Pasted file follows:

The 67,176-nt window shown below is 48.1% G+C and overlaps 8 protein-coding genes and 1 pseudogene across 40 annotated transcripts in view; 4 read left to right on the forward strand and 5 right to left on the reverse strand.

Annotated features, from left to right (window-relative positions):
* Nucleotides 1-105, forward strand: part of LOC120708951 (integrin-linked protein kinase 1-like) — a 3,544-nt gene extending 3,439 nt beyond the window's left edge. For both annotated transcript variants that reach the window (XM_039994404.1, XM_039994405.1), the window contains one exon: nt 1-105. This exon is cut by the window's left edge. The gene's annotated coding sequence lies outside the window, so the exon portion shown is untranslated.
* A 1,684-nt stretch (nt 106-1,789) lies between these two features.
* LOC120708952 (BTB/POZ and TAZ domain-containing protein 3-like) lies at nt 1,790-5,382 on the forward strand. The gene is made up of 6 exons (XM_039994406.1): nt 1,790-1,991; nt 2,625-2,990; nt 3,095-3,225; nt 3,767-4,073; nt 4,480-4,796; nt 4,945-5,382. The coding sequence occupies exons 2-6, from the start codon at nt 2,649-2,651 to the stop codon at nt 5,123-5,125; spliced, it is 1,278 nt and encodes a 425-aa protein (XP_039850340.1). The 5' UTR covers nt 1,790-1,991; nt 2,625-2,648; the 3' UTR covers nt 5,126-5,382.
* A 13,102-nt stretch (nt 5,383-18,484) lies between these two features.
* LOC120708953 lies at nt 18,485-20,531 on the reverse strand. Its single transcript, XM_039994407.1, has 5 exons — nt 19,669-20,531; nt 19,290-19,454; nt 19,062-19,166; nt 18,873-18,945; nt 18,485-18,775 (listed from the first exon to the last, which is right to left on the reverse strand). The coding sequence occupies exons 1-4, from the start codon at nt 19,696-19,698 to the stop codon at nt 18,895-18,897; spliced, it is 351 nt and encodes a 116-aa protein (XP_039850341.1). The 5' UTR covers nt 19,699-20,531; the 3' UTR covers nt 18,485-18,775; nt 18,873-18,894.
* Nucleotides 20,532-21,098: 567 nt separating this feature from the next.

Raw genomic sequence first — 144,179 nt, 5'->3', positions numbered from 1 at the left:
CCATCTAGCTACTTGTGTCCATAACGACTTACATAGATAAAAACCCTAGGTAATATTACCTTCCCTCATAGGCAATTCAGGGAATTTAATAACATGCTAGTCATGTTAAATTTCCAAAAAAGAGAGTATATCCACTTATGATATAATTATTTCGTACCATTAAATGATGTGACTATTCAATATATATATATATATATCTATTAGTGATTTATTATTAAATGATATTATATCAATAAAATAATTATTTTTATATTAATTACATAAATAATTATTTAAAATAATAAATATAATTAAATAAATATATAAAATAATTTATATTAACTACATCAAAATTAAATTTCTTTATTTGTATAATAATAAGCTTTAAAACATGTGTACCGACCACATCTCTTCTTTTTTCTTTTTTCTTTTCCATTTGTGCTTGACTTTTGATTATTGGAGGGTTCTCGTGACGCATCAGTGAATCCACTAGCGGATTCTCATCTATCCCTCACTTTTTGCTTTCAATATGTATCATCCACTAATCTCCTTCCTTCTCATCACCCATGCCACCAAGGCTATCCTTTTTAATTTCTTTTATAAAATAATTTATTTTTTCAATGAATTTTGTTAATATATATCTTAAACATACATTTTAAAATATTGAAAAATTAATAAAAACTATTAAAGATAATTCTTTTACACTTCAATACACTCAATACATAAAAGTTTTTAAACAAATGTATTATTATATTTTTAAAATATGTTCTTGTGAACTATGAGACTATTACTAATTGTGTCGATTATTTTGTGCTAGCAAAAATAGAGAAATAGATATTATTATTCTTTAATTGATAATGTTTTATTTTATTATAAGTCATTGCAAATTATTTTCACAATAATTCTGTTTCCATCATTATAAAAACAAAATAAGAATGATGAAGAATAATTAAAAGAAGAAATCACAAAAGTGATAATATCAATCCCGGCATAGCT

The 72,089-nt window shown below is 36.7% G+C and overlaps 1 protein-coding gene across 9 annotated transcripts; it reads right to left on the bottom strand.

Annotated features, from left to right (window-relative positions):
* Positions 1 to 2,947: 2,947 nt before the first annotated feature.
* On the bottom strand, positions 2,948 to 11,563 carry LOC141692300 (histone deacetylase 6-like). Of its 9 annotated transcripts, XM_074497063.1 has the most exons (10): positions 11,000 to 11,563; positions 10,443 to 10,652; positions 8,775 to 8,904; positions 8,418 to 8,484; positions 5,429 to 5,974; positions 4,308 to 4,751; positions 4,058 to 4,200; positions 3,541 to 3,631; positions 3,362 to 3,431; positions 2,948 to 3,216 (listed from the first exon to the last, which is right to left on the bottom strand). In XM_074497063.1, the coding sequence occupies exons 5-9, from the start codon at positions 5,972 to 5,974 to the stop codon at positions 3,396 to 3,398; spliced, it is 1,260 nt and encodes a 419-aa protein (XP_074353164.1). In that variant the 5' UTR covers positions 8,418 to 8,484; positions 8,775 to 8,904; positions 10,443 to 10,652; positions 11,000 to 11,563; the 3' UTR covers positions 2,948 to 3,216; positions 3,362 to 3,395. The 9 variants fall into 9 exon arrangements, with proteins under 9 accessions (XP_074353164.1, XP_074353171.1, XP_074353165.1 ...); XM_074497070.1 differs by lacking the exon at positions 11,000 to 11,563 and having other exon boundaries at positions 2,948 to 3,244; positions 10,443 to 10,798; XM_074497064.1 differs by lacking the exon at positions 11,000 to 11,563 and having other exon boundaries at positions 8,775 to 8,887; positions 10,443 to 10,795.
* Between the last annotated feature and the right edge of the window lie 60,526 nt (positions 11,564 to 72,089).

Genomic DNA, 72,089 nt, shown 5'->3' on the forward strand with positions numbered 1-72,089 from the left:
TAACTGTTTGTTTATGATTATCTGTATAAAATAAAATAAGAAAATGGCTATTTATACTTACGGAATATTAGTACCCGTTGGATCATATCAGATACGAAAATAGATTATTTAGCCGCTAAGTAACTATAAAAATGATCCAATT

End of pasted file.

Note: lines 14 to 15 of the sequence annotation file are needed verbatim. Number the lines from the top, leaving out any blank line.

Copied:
* On the bottom strand, positions 2,948 to 11,563 carry LOC141692300 (histone deacetylase 6-like). Of its 9 annotated transcripts, XM_074497063.1 has the most exons (10): positions 11,000 to 11,563; positions 10,443 to 10,652; positions 8,775 to 8,904; positions 8,418 to 8,484; positions 5,429 to 5,974; positions 4,308 to 4,751; positions 4,058 to 4,200; positions 3,541 to 3,631; positions 3,362 to 3,431; positions 2,948 to 3,216 (listed from the first exon to the last, which is right to left on the bottom strand). In XM_074497063.1, the coding sequence occupies exons 5-9, from the start codon at positions 5,972 to 5,974 to the stop codon at positions 3,396 to 3,398; spliced, it is 1,260 nt and encodes a 419-aa protein (XP_074353164.1). In that variant the 5' UTR covers positions 8,418 to 8,484; positions 8,775 to 8,904; positions 10,443 to 10,652; positions 11,000 to 11,563; the 3' UTR covers positions 2,948 to 3,216; positions 3,362 to 3,395. The 9 variants fall into 9 exon arrangements, with proteins under 9 accessions (XP_074353164.1, XP_074353171.1, XP_074353165.1 ...); XM_074497070.1 differs by lacking the exon at positions 11,000 to 11,563 and having other exon boundaries at positions 2,948 to 3,244; positions 10,443 to 10,798; XM_074497064.1 differs by lacking the exon at positions 11,000 to 11,563 and having other exon boundaries at positions 8,775 to 8,887; positions 10,443 to 10,795.
* Between the last annotated feature and the right edge of the window lie 60,526 nt (positions 11,564 to 72,089).